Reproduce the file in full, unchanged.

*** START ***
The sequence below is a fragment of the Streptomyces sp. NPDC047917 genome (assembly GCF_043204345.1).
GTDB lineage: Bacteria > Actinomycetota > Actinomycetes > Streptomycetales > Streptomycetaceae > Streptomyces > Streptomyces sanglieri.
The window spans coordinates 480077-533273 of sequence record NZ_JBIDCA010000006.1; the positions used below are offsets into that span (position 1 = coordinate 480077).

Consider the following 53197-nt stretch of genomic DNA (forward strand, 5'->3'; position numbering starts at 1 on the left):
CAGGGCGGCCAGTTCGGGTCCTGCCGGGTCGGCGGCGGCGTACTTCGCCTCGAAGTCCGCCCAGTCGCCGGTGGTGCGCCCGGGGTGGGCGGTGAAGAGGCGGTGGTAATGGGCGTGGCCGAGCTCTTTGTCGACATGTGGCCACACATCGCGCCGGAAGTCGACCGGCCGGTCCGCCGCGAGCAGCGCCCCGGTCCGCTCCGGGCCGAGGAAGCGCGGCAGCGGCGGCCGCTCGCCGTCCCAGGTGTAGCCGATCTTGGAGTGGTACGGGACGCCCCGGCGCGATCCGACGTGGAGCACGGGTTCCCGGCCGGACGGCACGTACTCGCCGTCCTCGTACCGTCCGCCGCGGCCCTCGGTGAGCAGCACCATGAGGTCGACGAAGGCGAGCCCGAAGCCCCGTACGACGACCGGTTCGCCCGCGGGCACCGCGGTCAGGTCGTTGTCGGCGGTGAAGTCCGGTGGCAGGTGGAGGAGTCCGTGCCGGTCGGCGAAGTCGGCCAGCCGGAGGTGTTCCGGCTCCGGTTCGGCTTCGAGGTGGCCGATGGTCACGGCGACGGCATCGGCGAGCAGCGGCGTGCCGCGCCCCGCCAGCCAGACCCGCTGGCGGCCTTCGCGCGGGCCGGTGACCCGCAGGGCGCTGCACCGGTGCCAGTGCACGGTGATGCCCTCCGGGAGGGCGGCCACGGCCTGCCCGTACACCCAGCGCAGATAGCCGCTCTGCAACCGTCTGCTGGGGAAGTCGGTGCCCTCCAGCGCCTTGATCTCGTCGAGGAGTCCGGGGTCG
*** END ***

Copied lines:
The sequence below is a fragment of the Streptomyces sp. NPDC047917 genome (assembly GCF_043204345.1).
GTDB lineage: Bacteria > Actinomycetota > Actinomycetes > Streptomycetales > Streptomycetaceae > Streptomyces > Streptomyces sanglieri.
The window spans coordinates 480077-533273 of sequence record NZ_JBIDCA010000006.1; the positions used below are offsets into that span (position 1 = coordinate 480077).

Consider the following 53197-nt stretch of genomic DNA (forward strand, 5'->3'; position numbering starts at 1 on the left):
CAGGGCGGCCAGTTCGGGTCCTGCCGGGTCGGCGGCGGCGTACTTCGCCTCGAAGTCCGCCCAGTCGCCGGTGGTGCGCCCGGGGTGGGCGGTGAAGAGGCGGTGGTAATGGGCGTGGCCGAGCTCTTTGTCGACATGTGGCCACACATCGCGCCGGAAGTCGACCGGCCGGTCCGCCGCGAGCAGCGCCCCGGTCCGCTCCGGGCCGAGGAAGCGCGGCAGCGGCGGCCGCTCGCCGTCCCAGGTGTAGCCGATCTTGGAGTGGTACGGGACGCCCCGGCGCGATCCGACGTGGAGCACGGGTTCCCGGCCGGACGGCACGTACTCGCCGTCCTCGTACCGTCCGCCGCGGCCCTCGGTGAGCAGCACCATGAGGTCGACGAAGGCGAGCCCGAAGCCCCGTACGACGACCGGTTCGCCCGCGGGCACCGCGGTCAGGTCGTTGTCGGCGGTGAAGTCCGGTGGCAGGTGGAGGAGTCCGTGCCGGTCGGCGAAGTCGGCCAGCCGGAGGTGTTCCGGCTCCGGTTCGGCTTCGAGGTGGCCGATGGTCACGGCGACGGCATCGGCGAGCAGCGGCGTGCCGCGCCCCGCCAGCCAGACCCGCTGGCGGCCTTCGCGCGGGCCGGTGACCCGCAGGGCGCTGCACCGGTGCCAGTGCACGGTGATGCCCTCCGGGAGGGCGGCCACGGCCTGCCCGTACACCCAGCGCAGATAGCCGCTCTGCAACCGTCTGCTGGGGAAGTCGGTGCCCTCCAGCGCCTTGATCTCGTCGAGGAGTCCGGGGTCG